BTEC provides hands-on training on the same equipment that students will use on the job. "This minimizes the training that companies have to do internally," says Carbonell. "The construction of BTEC was a $39-million investment, and that helped pay for a lot of equipment. We opened in July of 2007 and built this facility around the current best practices in the biotech industry."
BTEC offers courses in bio-reactors, purification, regulatory issues, and analytical issues like quality analysis and quality control. "In the first year we were open, we had 100 or so students," says Carbonell. "This year, we will have over 600 students go through the program, and we will have another 400 workers from companies go through training here."
The hiring rate of BTEC graduates, three months after graduation from the program, is 100 percent, says Carbonell. "We have tracked the last three years of classes, and every single graduate from our program at BTEC has landed a job in the biotech industry."
BRITE also provides critical support to the biotech industry in North Carolina. Linda Love, industrial relations manager for BRITE at N.C. Central, says that BRITE "promises a quality work force. We are developing competent scientists and we are creating partnerships for the industry."
Some 82 percent of BRITE students work in the biotech industry, notes Love. "My job is to get kids ready and get them in the pipeline to earn bachelor's degrees and master's degrees in biotechnology. We recently received approval to offer our very first bio-sciences Ph.D."
'We Look at What Our Clients Need'
BRITE is the result of a close collaboration between academia and industry, Love says. "We look at what our clients need," she says. "The goal of North Carolina is to put in place this very industry-focused training. What makes us different is that the Golden LEAF Foundation (funded by tobacco lawsuit settlement dollars) stepped up and put the money on the table to help the Department of Commerce put these programs in place."
BRITE is a 52,000-sq.-ft. (4,831-sq.-m.) facility that opened in June of 2008 with $6.5 million in equipment. Some 50 faculty and staff members comprise its work force. Currently, 139 undergraduate students and 45 graduate students are enrolled in the program.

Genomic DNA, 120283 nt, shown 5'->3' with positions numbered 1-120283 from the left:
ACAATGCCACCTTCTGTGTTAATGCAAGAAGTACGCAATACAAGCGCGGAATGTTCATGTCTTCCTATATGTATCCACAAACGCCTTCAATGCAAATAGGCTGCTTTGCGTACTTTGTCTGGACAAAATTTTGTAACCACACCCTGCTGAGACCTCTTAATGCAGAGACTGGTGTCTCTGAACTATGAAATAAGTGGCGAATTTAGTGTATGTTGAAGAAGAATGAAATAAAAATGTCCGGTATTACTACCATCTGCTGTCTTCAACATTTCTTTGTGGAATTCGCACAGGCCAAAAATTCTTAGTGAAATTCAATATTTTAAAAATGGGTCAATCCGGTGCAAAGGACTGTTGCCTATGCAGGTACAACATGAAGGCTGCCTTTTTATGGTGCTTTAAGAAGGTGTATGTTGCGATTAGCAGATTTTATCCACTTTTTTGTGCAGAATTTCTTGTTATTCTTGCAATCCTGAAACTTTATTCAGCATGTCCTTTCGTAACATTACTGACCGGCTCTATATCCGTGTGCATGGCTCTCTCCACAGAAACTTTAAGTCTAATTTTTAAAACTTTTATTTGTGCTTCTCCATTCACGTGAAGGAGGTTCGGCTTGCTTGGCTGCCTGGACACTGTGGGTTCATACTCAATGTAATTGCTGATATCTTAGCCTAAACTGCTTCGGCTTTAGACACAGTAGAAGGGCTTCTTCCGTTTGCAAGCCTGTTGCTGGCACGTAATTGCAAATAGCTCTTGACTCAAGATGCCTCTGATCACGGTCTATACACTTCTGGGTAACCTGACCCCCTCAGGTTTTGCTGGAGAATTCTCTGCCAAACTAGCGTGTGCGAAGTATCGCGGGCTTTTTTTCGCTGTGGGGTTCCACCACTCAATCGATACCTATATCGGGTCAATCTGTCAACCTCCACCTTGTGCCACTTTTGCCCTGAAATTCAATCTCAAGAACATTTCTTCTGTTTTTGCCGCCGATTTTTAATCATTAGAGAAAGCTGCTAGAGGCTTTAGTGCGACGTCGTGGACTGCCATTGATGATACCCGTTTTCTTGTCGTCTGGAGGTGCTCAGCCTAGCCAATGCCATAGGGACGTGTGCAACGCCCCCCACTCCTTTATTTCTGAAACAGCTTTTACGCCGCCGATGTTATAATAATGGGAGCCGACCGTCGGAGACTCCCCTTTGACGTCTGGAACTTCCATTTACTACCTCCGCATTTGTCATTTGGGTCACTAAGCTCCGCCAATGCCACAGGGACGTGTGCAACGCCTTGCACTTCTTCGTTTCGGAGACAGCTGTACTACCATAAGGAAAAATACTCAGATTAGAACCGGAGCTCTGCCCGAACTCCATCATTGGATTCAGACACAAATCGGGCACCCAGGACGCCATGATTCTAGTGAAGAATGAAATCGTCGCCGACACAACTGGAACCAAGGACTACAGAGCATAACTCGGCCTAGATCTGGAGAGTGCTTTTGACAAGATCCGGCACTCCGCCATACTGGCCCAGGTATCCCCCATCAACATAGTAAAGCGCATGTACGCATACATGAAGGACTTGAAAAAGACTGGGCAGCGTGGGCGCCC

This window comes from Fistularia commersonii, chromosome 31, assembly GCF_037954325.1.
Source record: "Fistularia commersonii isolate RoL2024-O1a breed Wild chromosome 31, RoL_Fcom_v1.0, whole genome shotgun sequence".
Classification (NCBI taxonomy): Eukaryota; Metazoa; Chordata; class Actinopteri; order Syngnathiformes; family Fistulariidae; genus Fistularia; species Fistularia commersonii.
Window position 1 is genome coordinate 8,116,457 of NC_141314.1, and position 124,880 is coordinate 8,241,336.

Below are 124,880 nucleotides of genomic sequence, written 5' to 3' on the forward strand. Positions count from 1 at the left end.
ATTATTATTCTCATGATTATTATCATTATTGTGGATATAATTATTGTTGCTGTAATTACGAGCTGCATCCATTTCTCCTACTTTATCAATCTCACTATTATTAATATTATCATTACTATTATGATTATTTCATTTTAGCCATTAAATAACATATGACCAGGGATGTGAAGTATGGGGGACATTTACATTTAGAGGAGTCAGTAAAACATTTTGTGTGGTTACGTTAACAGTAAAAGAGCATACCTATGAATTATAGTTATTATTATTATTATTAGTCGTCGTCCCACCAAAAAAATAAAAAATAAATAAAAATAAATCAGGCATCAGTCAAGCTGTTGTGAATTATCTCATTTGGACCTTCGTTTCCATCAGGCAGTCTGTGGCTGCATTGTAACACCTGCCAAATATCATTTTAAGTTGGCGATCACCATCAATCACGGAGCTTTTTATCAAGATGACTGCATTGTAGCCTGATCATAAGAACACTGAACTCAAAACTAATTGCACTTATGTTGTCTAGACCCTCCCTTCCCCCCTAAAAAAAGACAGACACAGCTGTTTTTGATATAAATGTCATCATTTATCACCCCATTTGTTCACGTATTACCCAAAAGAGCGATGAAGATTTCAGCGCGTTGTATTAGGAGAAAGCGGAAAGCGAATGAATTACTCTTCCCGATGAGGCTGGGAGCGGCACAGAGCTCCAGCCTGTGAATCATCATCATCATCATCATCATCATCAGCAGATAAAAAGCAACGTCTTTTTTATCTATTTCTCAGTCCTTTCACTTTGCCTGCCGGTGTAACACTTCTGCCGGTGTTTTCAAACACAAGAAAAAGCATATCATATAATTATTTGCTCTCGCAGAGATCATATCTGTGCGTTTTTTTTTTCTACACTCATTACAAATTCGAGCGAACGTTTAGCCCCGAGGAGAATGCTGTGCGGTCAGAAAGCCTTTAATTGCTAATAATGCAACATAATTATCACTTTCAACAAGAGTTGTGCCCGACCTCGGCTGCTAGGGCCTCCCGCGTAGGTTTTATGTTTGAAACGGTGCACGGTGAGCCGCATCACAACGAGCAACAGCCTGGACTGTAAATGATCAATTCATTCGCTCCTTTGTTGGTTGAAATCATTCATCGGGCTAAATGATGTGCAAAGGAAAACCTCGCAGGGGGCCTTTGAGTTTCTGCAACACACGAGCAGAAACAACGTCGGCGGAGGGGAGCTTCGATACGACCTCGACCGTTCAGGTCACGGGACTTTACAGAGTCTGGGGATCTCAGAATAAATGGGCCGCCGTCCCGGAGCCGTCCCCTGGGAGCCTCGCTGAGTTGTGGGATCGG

BRITE recruits its faculty from private industry. "That is very profound," Love says. "People in education are now teaching from a solid industry background. They have worked as researchers at large biotech and pharmaceutical companies. Our students are learning the exact same technologies that they teach in the industry."
Doug Drabble, director of the BioNetwork and Life Science Initiatives in Winston-Salem and Raleigh, oversees a program that covers all life sciences in the state, including medical device technology, forensic toxicology, ag biotech and other fields.
"We work with the many colleges around the state, determine what their needs are and then customize training that is specifically tailored for each company," says Drabble. "We have trained 3,240 people so far this year in the 204 courses that we offer that are specific to the life-sciences industry. A good portion of those students are incumbent workers who are employed at a life-science firm in North Carolina. The North Carolina Community College System is the vehicle through which we administer this training."
The BioNetwork also maintains three of its own training centers — one each in Asheville, Winston-Salem and Raleigh. Time constraints are not a problem, notes Drabble.
"We were asked a couple of years ago to provide annual training to a company," he says. "The FDA had imposed some stringent training requirements on them. They approached us around Thanksgiving and said they needed to train 586 employees by Dec. 31. We trained all 586 workers through four classes required by the FDA. We started training them on Dec. 2 and finished on Dec. 11. We can respond quickly, and we have no limits on the number of people we can accommodate."
This investment profile was prepared under the auspices of the North Carolina Biotechnology Center. For more information, contact Bill Bullock at 919-541-9366 or by email at firstname.lastname@example.org. On the Web, go to www.ncbiotech.org/whync.